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    June 13, 2023

    What's 6 Sigma? A Short Guide

    When it comes to management styles and organizational approaches, 6 Sigma is a well-known and popular choice.

    It’s a lean and versatile set of tools, perfect for providing high levels of efficiency and safety in the workplace. What's 6 Sigma exactly? What does it stand for and how does it work? Here’s what you need to know.

    An Overview of 6 Sigma

    6 Sigma gets its name from the 6 different components it’s made of. Each of these aspects in turn contributes to the overall goal of reducing waste and promoting efficiency and safety. These components include the following:

    • Sort: A workspace is sorted according to what tools and equipment workers need for their job duties, with anything unnecessary to those tasks removed. This promotes better, more streamlined workflows.
    • Set in Place: Once only the necessary tools and equipment remain in a workspace, it’s now time to organize where these items live within that space. Items need to be stored and stationed in places that are easy to access and that aren’t going to cause disruption to workflow processes.
    • Shine: Next, it’s time to thoroughly clean the worksite to remove any dirt, dust, and debris. This is as much an efficiency issue as a safety one. Keeping a worksite clean and free of debris prevents injuries, which also removes productivity hazards.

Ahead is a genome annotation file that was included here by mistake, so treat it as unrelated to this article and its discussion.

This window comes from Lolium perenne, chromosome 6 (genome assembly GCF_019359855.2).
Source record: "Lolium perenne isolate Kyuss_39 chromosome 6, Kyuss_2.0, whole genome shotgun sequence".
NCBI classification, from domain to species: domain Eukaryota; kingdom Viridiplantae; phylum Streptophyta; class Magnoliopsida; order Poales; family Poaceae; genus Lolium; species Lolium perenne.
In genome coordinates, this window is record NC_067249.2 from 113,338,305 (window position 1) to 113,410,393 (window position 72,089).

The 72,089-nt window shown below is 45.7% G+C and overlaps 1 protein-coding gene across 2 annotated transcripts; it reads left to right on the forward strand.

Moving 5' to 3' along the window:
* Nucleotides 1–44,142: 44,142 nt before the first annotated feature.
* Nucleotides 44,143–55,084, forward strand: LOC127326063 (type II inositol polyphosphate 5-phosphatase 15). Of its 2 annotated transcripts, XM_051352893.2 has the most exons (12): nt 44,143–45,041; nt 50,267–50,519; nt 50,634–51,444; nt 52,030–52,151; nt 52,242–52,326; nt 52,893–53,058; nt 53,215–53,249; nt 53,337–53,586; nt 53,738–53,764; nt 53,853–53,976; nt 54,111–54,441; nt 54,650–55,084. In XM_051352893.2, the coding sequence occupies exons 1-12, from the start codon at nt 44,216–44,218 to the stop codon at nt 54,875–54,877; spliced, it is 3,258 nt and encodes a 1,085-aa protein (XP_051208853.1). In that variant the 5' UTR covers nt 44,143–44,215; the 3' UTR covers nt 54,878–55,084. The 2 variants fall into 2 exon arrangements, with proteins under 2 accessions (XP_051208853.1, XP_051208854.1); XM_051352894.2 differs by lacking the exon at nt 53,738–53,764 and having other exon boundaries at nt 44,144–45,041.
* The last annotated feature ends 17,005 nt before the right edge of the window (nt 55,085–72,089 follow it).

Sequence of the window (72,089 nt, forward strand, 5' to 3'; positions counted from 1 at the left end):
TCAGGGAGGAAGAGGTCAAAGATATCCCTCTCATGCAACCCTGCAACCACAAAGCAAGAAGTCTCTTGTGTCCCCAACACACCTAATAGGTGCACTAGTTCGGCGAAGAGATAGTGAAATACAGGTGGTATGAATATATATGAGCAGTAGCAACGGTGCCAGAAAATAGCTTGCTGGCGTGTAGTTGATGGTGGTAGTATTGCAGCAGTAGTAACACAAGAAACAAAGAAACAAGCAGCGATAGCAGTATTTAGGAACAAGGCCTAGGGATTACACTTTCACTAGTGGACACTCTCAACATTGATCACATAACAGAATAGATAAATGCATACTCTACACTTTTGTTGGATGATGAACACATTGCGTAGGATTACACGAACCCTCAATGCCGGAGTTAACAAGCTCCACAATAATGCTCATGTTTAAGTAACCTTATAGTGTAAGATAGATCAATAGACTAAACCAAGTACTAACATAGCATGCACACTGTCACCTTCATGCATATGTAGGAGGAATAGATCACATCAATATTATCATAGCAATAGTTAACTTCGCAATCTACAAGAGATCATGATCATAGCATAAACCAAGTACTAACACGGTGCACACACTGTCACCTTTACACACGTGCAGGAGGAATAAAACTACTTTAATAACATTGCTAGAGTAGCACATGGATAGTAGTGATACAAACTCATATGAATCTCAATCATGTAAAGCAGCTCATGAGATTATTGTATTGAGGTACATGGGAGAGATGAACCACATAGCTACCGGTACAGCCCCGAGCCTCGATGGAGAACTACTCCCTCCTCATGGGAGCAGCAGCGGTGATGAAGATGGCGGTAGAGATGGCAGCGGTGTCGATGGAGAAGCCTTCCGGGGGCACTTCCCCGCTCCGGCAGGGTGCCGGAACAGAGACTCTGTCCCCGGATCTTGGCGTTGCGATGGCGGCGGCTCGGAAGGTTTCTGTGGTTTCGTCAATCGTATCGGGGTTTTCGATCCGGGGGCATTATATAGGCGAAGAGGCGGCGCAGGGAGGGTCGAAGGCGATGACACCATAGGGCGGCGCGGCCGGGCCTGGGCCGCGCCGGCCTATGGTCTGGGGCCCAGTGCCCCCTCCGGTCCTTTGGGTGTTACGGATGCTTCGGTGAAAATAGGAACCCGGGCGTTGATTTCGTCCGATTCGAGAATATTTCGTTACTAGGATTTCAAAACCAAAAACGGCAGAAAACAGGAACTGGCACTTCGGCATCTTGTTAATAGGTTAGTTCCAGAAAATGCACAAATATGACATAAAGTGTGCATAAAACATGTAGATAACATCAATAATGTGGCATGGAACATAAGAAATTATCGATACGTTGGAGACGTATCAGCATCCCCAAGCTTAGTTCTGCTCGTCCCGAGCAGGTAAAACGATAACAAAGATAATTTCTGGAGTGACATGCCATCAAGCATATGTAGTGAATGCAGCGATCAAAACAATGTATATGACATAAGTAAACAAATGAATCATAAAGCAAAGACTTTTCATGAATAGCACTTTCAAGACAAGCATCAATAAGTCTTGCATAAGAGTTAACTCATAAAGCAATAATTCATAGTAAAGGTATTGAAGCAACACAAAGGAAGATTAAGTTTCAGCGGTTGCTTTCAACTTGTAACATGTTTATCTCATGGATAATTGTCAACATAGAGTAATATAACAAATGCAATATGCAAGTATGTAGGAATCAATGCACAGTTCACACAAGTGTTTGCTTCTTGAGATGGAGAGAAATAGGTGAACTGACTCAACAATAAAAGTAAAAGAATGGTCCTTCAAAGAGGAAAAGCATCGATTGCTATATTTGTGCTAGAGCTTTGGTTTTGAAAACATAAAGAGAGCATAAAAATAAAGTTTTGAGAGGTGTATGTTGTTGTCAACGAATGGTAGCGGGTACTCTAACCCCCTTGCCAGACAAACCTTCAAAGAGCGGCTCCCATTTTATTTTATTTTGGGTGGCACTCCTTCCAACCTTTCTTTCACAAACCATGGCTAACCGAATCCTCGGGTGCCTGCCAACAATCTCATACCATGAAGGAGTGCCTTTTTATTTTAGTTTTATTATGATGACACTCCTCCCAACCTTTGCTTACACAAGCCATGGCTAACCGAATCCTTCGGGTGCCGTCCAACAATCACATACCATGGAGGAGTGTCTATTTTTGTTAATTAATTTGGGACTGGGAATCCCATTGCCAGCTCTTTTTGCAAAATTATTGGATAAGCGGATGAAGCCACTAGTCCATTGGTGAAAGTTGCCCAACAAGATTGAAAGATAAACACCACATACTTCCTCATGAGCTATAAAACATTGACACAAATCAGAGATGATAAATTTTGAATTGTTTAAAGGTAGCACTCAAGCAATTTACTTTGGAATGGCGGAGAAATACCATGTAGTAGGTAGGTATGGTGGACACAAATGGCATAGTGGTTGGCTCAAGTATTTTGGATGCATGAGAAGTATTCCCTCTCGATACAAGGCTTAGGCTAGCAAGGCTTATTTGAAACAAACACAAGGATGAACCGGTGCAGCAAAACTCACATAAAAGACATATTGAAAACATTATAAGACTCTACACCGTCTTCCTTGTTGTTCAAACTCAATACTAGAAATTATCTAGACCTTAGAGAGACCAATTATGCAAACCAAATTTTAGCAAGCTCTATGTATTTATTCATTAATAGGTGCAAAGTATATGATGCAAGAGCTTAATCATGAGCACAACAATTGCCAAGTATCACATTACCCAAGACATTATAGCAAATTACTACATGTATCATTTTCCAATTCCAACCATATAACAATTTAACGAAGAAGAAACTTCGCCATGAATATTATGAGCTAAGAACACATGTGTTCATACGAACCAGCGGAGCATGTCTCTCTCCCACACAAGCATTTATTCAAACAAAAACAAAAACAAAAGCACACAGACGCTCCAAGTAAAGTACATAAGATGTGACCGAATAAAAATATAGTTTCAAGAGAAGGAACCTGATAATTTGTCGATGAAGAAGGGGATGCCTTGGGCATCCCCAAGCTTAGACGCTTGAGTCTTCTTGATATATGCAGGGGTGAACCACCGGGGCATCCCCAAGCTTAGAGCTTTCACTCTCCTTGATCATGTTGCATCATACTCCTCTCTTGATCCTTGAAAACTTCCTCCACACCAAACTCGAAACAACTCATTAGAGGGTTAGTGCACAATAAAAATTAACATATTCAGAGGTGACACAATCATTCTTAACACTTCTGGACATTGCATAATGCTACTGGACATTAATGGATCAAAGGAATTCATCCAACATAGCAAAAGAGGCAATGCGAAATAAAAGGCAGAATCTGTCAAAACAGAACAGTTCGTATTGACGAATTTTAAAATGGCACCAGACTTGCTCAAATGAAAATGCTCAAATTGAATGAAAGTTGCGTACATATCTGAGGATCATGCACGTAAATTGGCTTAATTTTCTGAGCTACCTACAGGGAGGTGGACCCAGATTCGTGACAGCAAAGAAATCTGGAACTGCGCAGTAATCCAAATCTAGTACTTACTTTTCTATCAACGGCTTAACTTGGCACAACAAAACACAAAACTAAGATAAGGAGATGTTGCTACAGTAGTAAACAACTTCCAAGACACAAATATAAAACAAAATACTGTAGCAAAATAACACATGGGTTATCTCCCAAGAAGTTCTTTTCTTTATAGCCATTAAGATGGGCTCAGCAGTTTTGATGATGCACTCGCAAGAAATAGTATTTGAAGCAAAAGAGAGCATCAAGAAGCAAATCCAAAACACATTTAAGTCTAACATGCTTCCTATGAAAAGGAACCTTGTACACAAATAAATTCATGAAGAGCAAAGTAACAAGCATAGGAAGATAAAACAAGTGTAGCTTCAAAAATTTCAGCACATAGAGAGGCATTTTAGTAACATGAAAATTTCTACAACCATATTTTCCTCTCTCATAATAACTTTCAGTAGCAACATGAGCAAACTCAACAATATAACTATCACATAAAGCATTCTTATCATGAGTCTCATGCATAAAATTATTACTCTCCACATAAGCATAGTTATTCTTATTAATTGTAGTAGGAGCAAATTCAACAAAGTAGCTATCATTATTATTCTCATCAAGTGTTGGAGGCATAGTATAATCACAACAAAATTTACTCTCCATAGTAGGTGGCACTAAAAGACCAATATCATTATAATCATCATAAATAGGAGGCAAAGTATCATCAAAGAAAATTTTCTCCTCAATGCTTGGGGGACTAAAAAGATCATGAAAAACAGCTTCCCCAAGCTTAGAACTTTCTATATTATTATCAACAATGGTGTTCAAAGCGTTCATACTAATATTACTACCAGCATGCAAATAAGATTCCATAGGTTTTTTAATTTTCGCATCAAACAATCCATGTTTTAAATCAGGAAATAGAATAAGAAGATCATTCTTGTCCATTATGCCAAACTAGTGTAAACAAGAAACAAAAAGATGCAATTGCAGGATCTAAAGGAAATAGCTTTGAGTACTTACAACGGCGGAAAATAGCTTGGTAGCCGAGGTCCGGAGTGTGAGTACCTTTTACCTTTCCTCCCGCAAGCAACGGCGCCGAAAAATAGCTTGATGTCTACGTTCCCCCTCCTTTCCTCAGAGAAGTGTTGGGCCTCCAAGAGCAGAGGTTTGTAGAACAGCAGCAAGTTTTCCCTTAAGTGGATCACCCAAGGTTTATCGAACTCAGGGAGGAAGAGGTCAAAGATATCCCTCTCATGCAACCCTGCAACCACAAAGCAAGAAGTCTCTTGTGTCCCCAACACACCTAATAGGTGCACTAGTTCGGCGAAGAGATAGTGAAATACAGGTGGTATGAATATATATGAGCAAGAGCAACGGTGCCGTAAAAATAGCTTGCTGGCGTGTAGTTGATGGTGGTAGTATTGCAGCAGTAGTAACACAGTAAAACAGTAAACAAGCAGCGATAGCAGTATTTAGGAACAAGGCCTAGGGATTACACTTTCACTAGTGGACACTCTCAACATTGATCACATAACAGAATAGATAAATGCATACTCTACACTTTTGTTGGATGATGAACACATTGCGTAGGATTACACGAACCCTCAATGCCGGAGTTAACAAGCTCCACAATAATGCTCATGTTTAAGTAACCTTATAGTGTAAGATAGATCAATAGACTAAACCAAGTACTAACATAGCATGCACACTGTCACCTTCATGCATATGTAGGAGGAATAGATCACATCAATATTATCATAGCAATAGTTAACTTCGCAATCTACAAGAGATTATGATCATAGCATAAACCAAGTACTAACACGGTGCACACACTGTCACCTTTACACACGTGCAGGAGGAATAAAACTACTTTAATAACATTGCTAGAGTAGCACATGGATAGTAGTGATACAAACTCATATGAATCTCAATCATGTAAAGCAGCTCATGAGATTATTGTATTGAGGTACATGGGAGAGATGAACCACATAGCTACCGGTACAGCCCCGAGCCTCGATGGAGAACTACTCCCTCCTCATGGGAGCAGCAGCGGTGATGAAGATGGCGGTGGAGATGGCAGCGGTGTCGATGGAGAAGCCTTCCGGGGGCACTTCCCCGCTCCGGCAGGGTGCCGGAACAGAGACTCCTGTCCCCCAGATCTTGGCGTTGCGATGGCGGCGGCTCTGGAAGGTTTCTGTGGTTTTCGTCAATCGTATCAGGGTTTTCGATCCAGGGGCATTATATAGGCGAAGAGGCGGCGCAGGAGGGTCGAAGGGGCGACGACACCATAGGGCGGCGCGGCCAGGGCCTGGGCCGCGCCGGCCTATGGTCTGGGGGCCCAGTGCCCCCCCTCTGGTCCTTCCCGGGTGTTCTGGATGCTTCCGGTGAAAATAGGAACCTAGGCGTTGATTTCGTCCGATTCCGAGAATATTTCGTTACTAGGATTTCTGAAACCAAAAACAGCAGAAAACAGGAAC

• Standardize: To support consistent performance after establishing the first three components, it’s now necessary to establish standardized methods for documenting these procedures. This makes it possible for anyone, regardless of what department they work in, to follow these procedures consistently.
    • Sustain: Standardizing processes is an important step, but these processes need to be undertaken in a sustainable manner. This component deals with putting systems in place that oversee the previous steps so that they’re working optimally.
    • Safety: The final step of 6 Sigma is a crucial focus on safety. Productivity and efficiency are supported by safety and vice versa, so tools need to be provided to employees to create work environments that are hazard-free. This step is therefore crucial to protect not just the health and safety of employees but also the overall productivity of the company.

    Other Information about 6 Sigma

    While 6 Sigma originated in manufacturing industries, the organizational approach has continued to develop well beyond its origins. Today, any number of workplaces and industry sectors have adopted 6 Sigma thanks to its benefits. In fact, you might be even more familiar with its predecessor, often referred to as 5S or sometimes Lean Manufacturing, as it’s nearly identical. The only difference, as you might suspect, is that 6 Sigma has an additional component (in this case, the safety step).

    When 5S adopted safety as an integral part of the process, transforming the standard into 6 Sigma, its success was nearly guaranteed. This is why it has become such a popular choice for countless companies, as the renewed commitment to workplace, along with its focus on organization and efficiency, has shown just how successful an approach it is.